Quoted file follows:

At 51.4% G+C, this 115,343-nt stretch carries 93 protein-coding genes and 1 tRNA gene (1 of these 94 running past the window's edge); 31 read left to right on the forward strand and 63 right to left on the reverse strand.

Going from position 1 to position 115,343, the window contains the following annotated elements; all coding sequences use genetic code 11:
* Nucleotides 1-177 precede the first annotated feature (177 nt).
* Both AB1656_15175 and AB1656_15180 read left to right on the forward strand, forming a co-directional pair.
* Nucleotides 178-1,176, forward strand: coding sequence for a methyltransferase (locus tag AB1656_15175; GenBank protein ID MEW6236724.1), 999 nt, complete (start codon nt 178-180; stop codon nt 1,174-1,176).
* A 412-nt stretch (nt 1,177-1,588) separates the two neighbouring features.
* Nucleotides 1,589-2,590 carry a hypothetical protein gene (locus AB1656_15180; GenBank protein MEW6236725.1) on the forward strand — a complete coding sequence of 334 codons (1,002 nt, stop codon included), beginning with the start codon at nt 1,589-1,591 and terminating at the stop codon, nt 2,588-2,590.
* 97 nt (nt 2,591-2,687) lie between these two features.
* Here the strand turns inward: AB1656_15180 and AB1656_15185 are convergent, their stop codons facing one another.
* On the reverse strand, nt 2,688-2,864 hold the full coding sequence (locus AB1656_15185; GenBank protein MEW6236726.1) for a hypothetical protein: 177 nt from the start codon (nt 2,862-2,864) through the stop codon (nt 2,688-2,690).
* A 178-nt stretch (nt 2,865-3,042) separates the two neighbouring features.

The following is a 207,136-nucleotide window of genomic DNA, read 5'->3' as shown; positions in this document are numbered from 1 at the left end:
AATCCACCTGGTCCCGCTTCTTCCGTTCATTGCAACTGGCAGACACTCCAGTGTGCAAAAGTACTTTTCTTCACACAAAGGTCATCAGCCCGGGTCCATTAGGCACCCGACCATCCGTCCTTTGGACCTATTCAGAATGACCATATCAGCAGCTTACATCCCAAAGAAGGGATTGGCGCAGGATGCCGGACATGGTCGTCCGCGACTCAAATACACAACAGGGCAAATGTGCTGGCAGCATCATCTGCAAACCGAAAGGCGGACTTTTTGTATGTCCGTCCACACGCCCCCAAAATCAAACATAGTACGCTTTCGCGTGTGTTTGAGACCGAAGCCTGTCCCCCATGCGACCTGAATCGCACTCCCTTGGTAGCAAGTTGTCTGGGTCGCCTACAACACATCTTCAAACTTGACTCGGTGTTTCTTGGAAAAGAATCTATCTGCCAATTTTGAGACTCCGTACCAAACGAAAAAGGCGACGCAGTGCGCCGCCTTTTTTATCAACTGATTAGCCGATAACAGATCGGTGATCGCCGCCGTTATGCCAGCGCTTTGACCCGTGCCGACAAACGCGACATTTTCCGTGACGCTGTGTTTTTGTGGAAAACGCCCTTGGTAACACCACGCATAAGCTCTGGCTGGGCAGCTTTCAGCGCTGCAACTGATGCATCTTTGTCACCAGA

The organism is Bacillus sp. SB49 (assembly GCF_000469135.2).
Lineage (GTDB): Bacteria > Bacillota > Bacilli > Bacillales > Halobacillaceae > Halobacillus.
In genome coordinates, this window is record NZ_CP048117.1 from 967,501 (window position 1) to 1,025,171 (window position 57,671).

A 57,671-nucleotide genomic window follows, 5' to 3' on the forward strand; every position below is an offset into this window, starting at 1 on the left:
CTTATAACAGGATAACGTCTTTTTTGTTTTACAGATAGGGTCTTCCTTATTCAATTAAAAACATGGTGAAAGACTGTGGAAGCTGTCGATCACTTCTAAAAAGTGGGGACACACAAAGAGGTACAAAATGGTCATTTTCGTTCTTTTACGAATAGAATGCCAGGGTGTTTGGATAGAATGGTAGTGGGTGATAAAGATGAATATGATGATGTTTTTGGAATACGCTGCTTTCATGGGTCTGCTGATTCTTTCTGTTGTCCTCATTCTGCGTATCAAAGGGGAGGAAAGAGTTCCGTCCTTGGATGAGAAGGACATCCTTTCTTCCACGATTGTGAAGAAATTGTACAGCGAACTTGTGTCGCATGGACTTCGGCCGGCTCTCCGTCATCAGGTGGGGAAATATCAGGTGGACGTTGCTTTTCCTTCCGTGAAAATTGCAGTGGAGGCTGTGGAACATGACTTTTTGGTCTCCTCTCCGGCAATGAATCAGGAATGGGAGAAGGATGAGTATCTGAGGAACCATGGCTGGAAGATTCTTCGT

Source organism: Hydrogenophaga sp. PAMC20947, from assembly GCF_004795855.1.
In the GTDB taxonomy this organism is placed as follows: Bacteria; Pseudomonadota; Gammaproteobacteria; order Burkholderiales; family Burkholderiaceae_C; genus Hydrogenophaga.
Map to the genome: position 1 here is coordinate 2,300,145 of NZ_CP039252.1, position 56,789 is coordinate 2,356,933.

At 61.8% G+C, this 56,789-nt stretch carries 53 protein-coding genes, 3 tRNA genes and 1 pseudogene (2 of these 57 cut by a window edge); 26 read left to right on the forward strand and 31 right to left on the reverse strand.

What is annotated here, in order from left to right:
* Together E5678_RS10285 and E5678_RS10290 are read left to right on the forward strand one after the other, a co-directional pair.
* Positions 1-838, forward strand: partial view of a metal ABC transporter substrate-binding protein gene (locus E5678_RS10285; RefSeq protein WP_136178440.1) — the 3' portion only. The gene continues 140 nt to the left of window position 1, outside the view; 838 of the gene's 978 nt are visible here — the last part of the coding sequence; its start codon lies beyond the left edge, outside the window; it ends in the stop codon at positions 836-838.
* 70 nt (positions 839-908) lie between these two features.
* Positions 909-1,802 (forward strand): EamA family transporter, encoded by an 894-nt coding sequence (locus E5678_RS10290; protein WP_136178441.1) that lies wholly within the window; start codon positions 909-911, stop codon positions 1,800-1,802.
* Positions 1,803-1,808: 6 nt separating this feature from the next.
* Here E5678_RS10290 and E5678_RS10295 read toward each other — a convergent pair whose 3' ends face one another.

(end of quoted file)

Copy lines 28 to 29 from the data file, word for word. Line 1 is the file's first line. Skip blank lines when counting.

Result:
* Positions 1,803-1,808: 6 nt separating this feature from the next.
* Here E5678_RS10290 and E5678_RS10295 read toward each other — a convergent pair whose 3' ends face one another.